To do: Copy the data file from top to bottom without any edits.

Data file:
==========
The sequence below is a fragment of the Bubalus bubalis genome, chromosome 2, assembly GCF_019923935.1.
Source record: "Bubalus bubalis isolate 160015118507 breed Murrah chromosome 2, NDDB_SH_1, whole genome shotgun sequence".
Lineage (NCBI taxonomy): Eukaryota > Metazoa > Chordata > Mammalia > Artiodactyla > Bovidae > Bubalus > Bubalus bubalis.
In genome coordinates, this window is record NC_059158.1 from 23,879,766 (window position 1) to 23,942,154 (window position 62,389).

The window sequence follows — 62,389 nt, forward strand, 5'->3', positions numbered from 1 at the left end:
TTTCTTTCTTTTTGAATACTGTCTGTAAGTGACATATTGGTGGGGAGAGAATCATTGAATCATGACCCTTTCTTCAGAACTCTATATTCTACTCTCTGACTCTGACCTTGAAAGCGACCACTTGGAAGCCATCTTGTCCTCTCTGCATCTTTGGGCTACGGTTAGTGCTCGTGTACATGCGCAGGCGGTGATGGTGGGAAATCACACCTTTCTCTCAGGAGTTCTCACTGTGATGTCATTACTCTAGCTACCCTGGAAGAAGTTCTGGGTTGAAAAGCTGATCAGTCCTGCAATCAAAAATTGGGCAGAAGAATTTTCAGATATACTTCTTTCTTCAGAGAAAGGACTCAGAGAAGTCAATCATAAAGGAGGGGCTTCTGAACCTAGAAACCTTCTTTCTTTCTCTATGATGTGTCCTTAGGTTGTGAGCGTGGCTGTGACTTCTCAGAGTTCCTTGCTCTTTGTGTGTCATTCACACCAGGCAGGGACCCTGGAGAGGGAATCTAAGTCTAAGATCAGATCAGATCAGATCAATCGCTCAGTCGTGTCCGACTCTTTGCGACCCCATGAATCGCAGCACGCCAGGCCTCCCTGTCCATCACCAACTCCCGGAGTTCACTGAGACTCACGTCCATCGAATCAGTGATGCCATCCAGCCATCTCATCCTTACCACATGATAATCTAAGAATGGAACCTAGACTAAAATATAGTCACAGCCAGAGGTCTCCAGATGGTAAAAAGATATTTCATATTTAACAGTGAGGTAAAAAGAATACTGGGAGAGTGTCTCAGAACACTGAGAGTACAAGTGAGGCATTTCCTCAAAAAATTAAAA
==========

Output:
The sequence below is a fragment of the Bubalus bubalis genome, chromosome 2, assembly GCF_019923935.1.
Source record: "Bubalus bubalis isolate 160015118507 breed Murrah chromosome 2, NDDB_SH_1, whole genome shotgun sequence".
Lineage (NCBI taxonomy): Eukaryota > Metazoa > Chordata > Mammalia > Artiodactyla > Bovidae > Bubalus > Bubalus bubalis.
In genome coordinates, this window is record NC_059158.1 from 23,879,766 (window position 1) to 23,942,154 (window position 62,389).

The window sequence follows — 62,389 nt, forward strand, 5'->3', positions numbered from 1 at the left end:
TTTCTTTCTTTTTGAATACTGTCTGTAAGTGACATATTGGTGGGGAGAGAATCATTGAATCATGACCCTTTCTTCAGAACTCTATATTCTACTCTCTGACTCTGACCTTGAAAGCGACCACTTGGAAGCCATCTTGTCCTCTCTGCATCTTTGGGCTACGGTTAGTGCTCGTGTACATGCGCAGGCGGTGATGGTGGGAAATCACACCTTTCTCTCAGGAGTTCTCACTGTGATGTCATTACTCTAGCTACCCTGGAAGAAGTTCTGGGTTGAAAAGCTGATCAGTCCTGCAATCAAAAATTGGGCAGAAGAATTTTCAGATATACTTCTTTCTTCAGAGAAAGGACTCAGAGAAGTCAATCATAAAGGAGGGGCTTCTGAACCTAGAAACCTTCTTTCTTTCTCTATGATGTGTCCTTAGGTTGTGAGCGTGGCTGTGACTTCTCAGAGTTCCTTGCTCTTTGTGTGTCATTCACACCAGGCAGGGACCCTGGAGAGGGAATCTAAGTCTAAGATCAGATCAGATCAGATCAATCGCTCAGTCGTGTCCGACTCTTTGCGACCCCATGAATCGCAGCACGCCAGGCCTCCCTGTCCATCACCAACTCCCGGAGTTCACTGAGACTCACGTCCATCGAATCAGTGATGCCATCCAGCCATCTCATCCTTACCACATGATAATCTAAGAATGGAACCTAGACTAAAATATAGTCACAGCCAGAGGTCTCCAGATGGTAAAAAGATATTTCATATTTAACAGTGAGGTAAAAAGAATACTGGGAGAGTGTCTCAGAACACTGAGAGTACAAGTGAGGCATTTCCTCAAAAAATTAAAA